The polisher, figures 8 & 9, is a sheaf of ordinary grass or straw, about 4 thumbs long, by about 2 thumbs in diameter. This sheaf is bound tightly along its length. Before making use of it, one soaks it in molten wax, which one lets cool, after which one rubs the polish on a piece of wood to smooth it and make it proper to polish the work.Andre Jacob Roubo, ‘l’Art du Menuisier’
There are 4 main points of comparison between uzukuri and the polissoir that stand out to me.
- I feel, first of all, that both the uzukuri and the polissoir are simple enough tools that share a lot of similarity. I also feel the polissoirs that I have seen available commercially (like the ones made by Don Williams), seem very much close to the roughest – and most commonly used – grade of uzukuri. I understand said polissoirs are made of dried broomcorn (Sorghum bicolor) stalk material.
- One main difference, and one which should be obvious to any attentive reader by now, is that uzukuri come in three grades of fineness, achieved through the use of different fibre materials. A full progression from rough through medium to fine uzukuri, or a partial progression through any two grades, allows for some control and refinement of the work surface, if required.
- As mentioned above, uzukuri can be used with ibota – on the surface (!), just like in the polissoir wax finish. However, it is the texturing – raising of the hard grain aspect – that defines uzukuri finish. In other words, the polissoir is an implement one uses to apply wax and polish the wax finish. Uzukuri is a tool for raising and polishing of the hard grain aspect of the wood, which may or may not be enhanced with the use of wax.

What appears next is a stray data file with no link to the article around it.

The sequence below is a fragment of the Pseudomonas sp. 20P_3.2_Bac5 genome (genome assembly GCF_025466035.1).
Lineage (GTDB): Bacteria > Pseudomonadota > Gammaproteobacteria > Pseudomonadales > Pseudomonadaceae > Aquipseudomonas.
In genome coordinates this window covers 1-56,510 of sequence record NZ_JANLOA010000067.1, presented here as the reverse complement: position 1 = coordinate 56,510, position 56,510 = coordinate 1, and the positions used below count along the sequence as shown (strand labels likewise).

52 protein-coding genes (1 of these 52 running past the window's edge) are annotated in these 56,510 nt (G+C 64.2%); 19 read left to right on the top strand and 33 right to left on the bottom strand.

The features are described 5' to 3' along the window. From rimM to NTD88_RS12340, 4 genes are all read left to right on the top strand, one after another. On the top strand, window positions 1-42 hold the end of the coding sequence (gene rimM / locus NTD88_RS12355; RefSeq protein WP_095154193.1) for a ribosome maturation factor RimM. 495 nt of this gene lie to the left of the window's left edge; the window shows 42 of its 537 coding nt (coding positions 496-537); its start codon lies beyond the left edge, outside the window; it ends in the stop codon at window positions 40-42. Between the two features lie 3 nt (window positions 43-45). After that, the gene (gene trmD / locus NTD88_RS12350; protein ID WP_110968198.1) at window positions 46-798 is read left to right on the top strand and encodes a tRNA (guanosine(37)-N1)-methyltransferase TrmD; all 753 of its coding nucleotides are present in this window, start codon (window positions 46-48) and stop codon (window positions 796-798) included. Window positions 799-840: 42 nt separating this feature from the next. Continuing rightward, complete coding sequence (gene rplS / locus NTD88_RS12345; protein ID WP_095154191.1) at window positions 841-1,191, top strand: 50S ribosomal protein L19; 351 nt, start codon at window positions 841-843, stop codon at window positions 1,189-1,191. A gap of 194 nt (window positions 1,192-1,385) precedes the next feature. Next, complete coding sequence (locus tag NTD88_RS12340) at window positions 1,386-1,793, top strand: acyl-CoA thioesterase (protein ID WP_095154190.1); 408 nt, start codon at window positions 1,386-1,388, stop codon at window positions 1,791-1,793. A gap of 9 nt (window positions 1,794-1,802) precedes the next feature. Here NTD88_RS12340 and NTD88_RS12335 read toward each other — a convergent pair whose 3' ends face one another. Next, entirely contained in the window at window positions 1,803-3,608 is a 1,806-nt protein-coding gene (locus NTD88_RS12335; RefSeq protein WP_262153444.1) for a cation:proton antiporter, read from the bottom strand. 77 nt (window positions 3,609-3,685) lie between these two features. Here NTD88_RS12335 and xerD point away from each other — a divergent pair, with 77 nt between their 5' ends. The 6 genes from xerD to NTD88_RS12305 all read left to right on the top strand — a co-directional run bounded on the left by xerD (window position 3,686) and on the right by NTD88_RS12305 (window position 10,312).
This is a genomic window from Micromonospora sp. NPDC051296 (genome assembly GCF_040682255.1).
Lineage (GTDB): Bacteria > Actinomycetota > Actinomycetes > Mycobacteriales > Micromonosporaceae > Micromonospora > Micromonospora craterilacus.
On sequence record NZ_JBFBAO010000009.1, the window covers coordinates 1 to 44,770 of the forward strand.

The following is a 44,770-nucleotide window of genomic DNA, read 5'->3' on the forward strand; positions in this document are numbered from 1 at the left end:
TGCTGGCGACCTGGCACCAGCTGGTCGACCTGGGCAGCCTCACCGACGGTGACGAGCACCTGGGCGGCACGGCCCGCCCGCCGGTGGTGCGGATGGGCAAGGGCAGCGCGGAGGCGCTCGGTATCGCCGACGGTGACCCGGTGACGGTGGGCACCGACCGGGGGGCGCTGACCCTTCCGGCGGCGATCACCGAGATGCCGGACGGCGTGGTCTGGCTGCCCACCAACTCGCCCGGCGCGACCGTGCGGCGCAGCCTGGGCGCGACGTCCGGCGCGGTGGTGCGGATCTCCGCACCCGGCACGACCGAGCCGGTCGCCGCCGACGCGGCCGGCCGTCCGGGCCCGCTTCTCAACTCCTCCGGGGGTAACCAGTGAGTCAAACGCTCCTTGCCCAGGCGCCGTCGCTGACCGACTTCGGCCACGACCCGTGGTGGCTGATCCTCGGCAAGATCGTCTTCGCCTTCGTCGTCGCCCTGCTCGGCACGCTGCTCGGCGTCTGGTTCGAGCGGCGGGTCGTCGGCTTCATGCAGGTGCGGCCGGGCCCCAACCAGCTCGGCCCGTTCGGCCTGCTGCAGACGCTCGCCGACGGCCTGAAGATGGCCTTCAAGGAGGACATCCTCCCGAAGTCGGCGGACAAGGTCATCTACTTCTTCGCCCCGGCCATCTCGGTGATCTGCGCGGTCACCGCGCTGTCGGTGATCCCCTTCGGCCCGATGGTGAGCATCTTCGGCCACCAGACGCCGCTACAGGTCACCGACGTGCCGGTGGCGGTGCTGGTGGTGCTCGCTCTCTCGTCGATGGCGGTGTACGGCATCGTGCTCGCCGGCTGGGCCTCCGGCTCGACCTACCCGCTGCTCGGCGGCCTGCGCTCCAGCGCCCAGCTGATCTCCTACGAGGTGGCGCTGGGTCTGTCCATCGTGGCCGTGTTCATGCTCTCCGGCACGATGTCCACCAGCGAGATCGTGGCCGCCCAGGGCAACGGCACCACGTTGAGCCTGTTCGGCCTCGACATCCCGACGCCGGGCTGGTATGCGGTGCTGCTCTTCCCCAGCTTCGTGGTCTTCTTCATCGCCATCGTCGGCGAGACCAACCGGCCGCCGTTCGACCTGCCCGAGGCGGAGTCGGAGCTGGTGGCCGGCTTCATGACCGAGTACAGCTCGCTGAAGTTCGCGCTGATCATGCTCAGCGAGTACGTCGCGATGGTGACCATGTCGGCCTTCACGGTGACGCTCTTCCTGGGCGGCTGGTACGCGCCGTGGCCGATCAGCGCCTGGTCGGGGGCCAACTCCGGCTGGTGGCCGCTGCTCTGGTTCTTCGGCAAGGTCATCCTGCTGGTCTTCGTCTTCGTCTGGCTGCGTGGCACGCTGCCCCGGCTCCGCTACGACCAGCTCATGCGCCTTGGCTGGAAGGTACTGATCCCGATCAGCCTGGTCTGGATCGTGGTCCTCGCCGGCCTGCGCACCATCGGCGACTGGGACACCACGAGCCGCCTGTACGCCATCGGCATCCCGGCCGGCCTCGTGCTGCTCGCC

- Unlike the polissoirs I have seen, uzukuri are bound with longevity in mind. As the bristles wear and shorten, a pull on the binding string will expose more of the bristles to be used. A very simple but clever design.
A final note to the perfectionist
If you are the kind of person who is used to checking their kanna finish with raking light (as you should be!), and you are new to uzukuri, knicker-twisting shocks may await as you inspect the wood surface.
As you start applying rough uzukuri on softwoods or very soft hardwoods, you will notice that the brush leaves more or less obvious scratch marks that stand out from the undulating grain surface. A fork in the road ahead will form. Either you embrace these marks as part of the process, or you do your sweatiest best to blend them in as the whole surface is worked through. It may be a comforting thought that further treatment of the surface with medium and fine uzukuri would allow you to refine the surface to some degree, but true perfection will likely prove elusive.
The main point, in case it is not obvious, is that this is a very different finish from an immaculate kanna shiage, or even from any flat-sanded film finish. That is the whole point. How much of the tool marks will remain is partly up to you, and partly down to the wood species. In really dense hardwoods individual scratch marks are a non-issue in my practical experience.
Personally, I very much enjoy the extra dimensionality that uzukuri finish brings to my work. My preference is to use it judiciously – for example, to selectively apply textural contrast. Should you wish to follow, you will be rewarded with an enriched repertoire of techniques available to you as a designer and maker.